How Marvel's Defenders Can Help Vets Find A Dream Career

Marvel’s Defenders are a team of gritty, imperfect heroes who work to rid their small piece of the world from super villains, all while dealing with their own personal demons (sounds a lot like serving in the military).

The Defenders each have a specific skill set in alignment with their distinct personalities, but it took work and hard knocks for them to get along and work together. The point? Knowing your personality type will go a long way to helping you find the right veteran career that fits, and help you find your own super team.

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One of the more established personality tests is the Myers-Briggs Type Indicator (MBTI). MBTI is an introspective self-report questionnaire with the purpose of indicating differing psychological preferences in how people perceive the world around them and make decisions.

The MBTI is based on the conceptual theory proposed by Carl Jung, who speculated that humans experience the world using four principal psychological functions – sensation, intuition, feeling, and thinking – and that one of these four functions is dominant for a person most of the time.

For example, many people who find law enforcement a rewarding career often score as ISTP (introversion, sensing, thinking, perceiving) or ENTJ (extroversion, intuitive, thinking, judging).

According to an MBTI database survey, Matt Murdock, aka “Daredevil’s” MBTI, is an INFJ (introverted, intuitive, feeling, judging) while Luke Cage was surveyed as ISFJ (introverted, sensing, feeling, judging). It takes all kinds to form an effective team, but it first takes the individual to know themselves well.

It’s worth noting that the MBTI and other personality tests aren’t meant to put you in a box. Personality tests are a tool to help you understand your character and how you can use that knowledge to find a fulfilling career.  

Military.com’s 3 steps to finding the right career:

Step One: Figure out what makes you tick

Ask yourself:

  • What sparks and holds my interest?

  • What do I do well?

  • What kind of personality do I have?

  • What's really important to me?

Take any career-related tests your college's career center might offer. Or think of times when you've enjoyed and excelled at a job, internship, class or aspect of your personal life. A great book to help with this process is Do What You Are by Paul Tieger and Barbara Barron-Tieger.

Step Two: Learn about your career options

If you’re going back to school, your college's career counselors should be able to help. If you’re choosing to go into the job market, talk to a veteran employment specialist or any number of veteran organizations that help veterans find jobs, like (XXX). Also, talk to people through informational interviews, and try out careers by shadowing and taking internships or part-time jobs.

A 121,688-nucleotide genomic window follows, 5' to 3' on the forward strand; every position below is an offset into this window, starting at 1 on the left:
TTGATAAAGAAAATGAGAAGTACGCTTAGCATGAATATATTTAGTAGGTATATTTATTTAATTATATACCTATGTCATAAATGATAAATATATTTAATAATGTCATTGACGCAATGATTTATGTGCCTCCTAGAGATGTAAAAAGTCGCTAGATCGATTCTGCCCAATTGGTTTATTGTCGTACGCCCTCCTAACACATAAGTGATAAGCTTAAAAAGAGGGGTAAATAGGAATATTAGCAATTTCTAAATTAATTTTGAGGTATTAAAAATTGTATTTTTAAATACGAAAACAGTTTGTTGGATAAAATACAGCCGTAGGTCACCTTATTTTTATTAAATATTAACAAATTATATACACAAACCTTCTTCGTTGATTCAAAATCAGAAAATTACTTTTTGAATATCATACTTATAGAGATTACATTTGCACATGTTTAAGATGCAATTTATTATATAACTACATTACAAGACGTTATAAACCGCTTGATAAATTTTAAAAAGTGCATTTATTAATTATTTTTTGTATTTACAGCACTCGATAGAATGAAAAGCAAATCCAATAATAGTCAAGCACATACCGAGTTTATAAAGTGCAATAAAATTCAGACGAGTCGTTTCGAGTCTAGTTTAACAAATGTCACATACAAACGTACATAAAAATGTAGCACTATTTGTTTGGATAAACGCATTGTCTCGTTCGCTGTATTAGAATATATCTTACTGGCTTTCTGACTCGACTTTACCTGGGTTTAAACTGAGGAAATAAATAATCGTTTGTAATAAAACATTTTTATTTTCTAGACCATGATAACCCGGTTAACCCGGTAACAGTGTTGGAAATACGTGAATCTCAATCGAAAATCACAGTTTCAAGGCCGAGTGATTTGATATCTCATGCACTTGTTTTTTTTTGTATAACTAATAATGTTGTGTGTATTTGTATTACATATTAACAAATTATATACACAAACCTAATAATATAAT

Step Three: Sort out your priorities

After you've spent time on steps one and two, some of your strong preferences may start to emerge. You might learn you don't want to be in a corporate environment. That rules out investment banking. Or you might find that your interest in art wouldn't sustain a career, so you cross those types of jobs off your list. Whatever it is that you learn about yourself, you're making important discoveries that will help you choose a good career when the time comes.

Most importantly, keep it all in perspective: You don't have to live forever with any career decision you make now, just like the Defenders eventually disbanded. Most people change careers several times during their lives, so the first job you choose right after college probably won't be your career 40 or 50 years from now -- unless you want it to be. So don't put too much pressure on yourself to make the perfect decision, always keep your eyes open and as you grow, retake the personality test every now and then to see how you’ve changed.

THE FINAL STEP: FIND THE RIGHT VETERAN JOB Whether you want to polish up your resume, find veteran job fairs in your area, or connect with employers looking to hire veterans, Military.com can help. Sign up for a free Military.com membership to have job postings, guides and advice, and more delivered directly to your inbox.  

-- Sean Mclain Brown can be reached at sean.brown@military.com. Follow him on Twitter at @seanmclainbrown

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